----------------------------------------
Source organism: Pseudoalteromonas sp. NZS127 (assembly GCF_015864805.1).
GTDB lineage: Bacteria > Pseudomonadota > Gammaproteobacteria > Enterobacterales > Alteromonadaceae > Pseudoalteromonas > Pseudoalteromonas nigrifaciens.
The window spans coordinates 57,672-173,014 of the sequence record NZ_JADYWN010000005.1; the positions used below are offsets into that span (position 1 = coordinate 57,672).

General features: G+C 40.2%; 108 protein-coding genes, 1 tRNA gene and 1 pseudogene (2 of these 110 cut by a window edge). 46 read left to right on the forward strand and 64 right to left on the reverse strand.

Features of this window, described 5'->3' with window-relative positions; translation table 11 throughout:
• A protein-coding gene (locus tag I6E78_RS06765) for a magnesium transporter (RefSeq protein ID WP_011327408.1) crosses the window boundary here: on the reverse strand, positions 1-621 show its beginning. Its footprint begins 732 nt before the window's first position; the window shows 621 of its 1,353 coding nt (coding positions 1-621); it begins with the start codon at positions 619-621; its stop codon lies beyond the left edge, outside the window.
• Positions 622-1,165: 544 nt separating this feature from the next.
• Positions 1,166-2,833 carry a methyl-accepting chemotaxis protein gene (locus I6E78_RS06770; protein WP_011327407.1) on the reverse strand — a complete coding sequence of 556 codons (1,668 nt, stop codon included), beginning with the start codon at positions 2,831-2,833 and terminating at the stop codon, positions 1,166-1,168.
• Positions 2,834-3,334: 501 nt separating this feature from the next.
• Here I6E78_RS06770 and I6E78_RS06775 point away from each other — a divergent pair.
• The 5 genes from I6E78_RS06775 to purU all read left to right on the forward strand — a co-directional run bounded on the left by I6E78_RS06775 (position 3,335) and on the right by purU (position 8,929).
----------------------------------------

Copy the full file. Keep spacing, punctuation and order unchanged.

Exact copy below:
Source organism: Pseudoalteromonas sp. NZS127 (assembly GCF_015864805.1).
GTDB lineage: Bacteria > Pseudomonadota > Gammaproteobacteria > Enterobacterales > Alteromonadaceae > Pseudoalteromonas > Pseudoalteromonas nigrifaciens.
The window spans coordinates 57,672-173,014 of the sequence record NZ_JADYWN010000005.1; the positions used below are offsets into that span (position 1 = coordinate 57,672).

General features: G+C 40.2%; 108 protein-coding genes, 1 tRNA gene and 1 pseudogene (2 of these 110 cut by a window edge). 46 read left to right on the forward strand and 64 right to left on the reverse strand.

Features of this window, described 5'->3' with window-relative positions; translation table 11 throughout:
• A protein-coding gene (locus tag I6E78_RS06765) for a magnesium transporter (RefSeq protein ID WP_011327408.1) crosses the window boundary here: on the reverse strand, positions 1-621 show its beginning. Its footprint begins 732 nt before the window's first position; the window shows 621 of its 1,353 coding nt (coding positions 1-621); it begins with the start codon at positions 619-621; its stop codon lies beyond the left edge, outside the window.
• Positions 622-1,165: 544 nt separating this feature from the next.
• Positions 1,166-2,833 carry a methyl-accepting chemotaxis protein gene (locus I6E78_RS06770; protein WP_011327407.1) on the reverse strand — a complete coding sequence of 556 codons (1,668 nt, stop codon included), beginning with the start codon at positions 2,831-2,833 and terminating at the stop codon, positions 1,166-1,168.
• Positions 2,834-3,334: 501 nt separating this feature from the next.
• Here I6E78_RS06770 and I6E78_RS06775 point away from each other — a divergent pair.
• The 5 genes from I6E78_RS06775 to purU all read left to right on the forward strand — a co-directional run bounded on the left by I6E78_RS06775 (position 3,335) and on the right by purU (position 8,929).